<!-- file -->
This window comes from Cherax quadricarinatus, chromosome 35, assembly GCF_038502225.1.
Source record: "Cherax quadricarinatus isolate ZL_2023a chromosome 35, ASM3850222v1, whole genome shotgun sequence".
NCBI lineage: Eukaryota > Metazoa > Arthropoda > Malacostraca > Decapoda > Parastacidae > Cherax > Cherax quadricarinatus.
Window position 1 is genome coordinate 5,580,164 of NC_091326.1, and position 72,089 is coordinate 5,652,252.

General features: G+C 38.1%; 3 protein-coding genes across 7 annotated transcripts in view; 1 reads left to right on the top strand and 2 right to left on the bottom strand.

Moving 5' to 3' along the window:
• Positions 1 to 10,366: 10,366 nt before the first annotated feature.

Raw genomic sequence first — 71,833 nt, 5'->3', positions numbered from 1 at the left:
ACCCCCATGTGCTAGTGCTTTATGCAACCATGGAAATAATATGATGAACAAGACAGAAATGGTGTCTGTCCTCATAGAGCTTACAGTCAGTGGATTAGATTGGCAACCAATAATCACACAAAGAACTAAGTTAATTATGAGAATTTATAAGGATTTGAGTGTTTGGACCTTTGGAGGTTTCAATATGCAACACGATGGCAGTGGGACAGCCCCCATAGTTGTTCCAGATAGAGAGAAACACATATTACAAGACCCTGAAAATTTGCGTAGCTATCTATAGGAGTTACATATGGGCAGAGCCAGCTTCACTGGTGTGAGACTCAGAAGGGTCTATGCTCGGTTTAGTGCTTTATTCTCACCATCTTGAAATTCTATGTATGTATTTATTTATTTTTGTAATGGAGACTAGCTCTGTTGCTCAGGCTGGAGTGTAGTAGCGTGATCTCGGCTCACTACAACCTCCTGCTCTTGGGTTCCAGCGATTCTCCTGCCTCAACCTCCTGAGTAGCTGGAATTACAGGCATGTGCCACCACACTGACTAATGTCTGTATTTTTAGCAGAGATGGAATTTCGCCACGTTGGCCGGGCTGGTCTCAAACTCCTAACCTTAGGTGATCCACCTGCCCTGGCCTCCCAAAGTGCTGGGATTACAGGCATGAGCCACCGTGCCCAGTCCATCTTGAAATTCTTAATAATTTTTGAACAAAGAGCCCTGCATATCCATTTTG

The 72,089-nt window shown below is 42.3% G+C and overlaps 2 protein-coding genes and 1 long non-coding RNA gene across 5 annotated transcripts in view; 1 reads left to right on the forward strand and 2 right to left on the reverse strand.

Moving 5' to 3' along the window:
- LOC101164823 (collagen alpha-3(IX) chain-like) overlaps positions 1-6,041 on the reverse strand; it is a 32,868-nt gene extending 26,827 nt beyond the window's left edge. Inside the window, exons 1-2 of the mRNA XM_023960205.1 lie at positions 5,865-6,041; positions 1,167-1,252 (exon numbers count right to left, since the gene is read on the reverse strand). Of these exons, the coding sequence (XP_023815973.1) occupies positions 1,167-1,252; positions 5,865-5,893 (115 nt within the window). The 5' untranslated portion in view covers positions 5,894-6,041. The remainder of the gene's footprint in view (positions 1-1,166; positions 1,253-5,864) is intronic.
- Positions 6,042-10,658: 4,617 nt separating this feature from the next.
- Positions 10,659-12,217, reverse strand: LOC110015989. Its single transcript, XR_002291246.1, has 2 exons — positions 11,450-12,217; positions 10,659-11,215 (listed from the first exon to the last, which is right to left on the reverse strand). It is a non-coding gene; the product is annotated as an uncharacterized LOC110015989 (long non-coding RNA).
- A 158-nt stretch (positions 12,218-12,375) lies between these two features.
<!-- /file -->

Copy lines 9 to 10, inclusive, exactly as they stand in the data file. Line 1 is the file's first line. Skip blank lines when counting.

ACCCCCATGTGCTAGTGCTTTATGCAACCATGGAAATAATATGATGAACAAGACAGAAATGGTGTCTGTCCTCATAGAGCTTACAGTCAGTGGATTAGATTGGCAACCAATAATCACACAAAGAACTAAGTTAATTATGAGAATTTATAAGGATTTGAGTGTTTGGACCTTTGGAGGTTTCAATATGCAACACGATGGCAGTGGGACAGCCCCCATAGTTGTTCCAGATAGAGAGAAACACATATTACAAGACCCTGAAAATTTGCGTAGCTATCTATAGGAGTTACATATGGGCAGAGCCAGCTTCACTGGTGTGAGACTCAGAAGGGTCTATGCTCGGTTTAGTGCTTTATTCTCACCATCTTGAAATTCTATGTATGTATTTATTTATTTTTGTAATGGAGACTAGCTCTGTTGCTCAGGCTGGAGTGTAGTAGCGTGATCTCGGCTCACTACAACCTCCTGCTCTTGGGTTCCAGCGATTCTCCTGCCTCAACCTCCTGAGTAGCTGGAATTACAGGCATGTGCCACCACACTGACTAATGTCTGTATTTTTAGCAGAGATGGAATTTCGCCACGTTGGCCGGGCTGGTCTCAAACTCCTAACCTTAGGTGATCCACCTGCCCTGGCCTCCCAAAGTGCTGGGATTACAGGCATGAGCCACCGTGCCCAGTCCATCTTGAAATTCTTAATAATTTTTGAACAAAGAGCCCTGCATATCCATTTTG

The 72,089-nt window shown below is 42.3% G+C and overlaps 2 protein-coding genes and 1 long non-coding RNA gene across 5 annotated transcripts in view; 1 reads left to right on the forward strand and 2 right to left on the reverse strand.